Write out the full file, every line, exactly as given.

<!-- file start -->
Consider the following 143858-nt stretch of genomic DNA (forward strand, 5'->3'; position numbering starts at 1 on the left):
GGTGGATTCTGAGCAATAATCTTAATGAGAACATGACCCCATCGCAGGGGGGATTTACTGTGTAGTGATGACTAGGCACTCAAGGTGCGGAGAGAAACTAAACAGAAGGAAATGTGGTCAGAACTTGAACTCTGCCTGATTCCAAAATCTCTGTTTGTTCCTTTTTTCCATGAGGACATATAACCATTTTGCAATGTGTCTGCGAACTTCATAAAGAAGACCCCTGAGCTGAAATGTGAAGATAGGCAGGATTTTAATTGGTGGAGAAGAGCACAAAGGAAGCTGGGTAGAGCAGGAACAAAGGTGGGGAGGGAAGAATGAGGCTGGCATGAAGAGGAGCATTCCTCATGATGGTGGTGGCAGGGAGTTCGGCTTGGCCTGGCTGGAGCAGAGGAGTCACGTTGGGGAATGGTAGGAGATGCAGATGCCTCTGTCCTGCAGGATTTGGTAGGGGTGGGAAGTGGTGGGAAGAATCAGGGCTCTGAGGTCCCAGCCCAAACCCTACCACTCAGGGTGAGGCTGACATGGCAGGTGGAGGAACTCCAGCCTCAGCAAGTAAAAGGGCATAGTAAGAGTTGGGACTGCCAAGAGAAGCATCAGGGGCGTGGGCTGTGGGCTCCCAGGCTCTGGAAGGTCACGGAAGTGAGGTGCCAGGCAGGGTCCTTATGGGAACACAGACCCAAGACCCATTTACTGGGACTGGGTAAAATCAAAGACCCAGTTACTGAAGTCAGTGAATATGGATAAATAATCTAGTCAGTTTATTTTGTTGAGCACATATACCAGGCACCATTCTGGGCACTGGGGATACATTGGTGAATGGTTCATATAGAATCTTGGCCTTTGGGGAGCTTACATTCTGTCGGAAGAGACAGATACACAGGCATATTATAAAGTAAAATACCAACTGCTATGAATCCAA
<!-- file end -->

Consider the following 143858-nt stretch of genomic DNA (forward strand, 5'->3'; position numbering starts at 1 on the left):
GGTGGATTCTGAGCAATAATCTTAATGAGAACATGACCCCATCGCAGGGGGGATTTACTGTGTAGTGATGACTAGGCACTCAAGGTGCGGAGAGAAACTAAACAGAAGGAAATGTGGTCAGAACTTGAACTCTGCCTGATTCCAAAATCTCTGTTTGTTCCTTTTTTCCATGAGGACATATAACCATTTTGCAATGTGTCTGCGAACTTCATAAAGAAGACCCCTGAGCTGAAATGTGAAGATAGGCAGGATTTTAATTGGTGGAGAAGAGCACAAAGGAAGCTGGGTAGAGCAGGAACAAAGGTGGGGAGGGAAGAATGAGGCTGGCATGAAGAGGAGCATTCCTCATGATGGTGGTGGCAGGGAGTTCGGCTTGGCCTGGCTGGAGCAGAGGAGTCACGTTGGGGAATGGTAGGAGATGCAGATGCCTCTGTCCTGCAGGATTTGGTAGGGGTGGGAAGTGGTGGGAAGAATCAGGGCTCTGAGGTCCCAGCCCAAACCCTACCACTCAGGGTGAGGCTGACATGGCAGGTGGAGGAACTCCAGCCTCAGCAAGTAAAAGGGCATAGTAAGAGTTGGGACTGCCAAGAGAAGCATCAGGGGCGTGGGCTGTGGGCTCCCAGGCTCTGGAAGGTCACGGAAGTGAGGTGCCAGGCAGGGTCCTTATGGGAACACAGACCCAAGACCCATTTACTGGGACTGGGTAAAATCAAAGACCCAGTTACTGAAGTCAGTGAATATGGATAAATAATCTAGTCAGTTTATTTTGTTGAGCACATATACCAGGCACCATTCTGGGCACTGGGGATACATTGGTGAATGGTTCATATAGAATCTTGGCCTTTGGGGAGCTTACATTCTGTCGGAAGAGACAGATACACAGGCATATTATAAAGTAAAATACCAACTGCTATGAATCCAA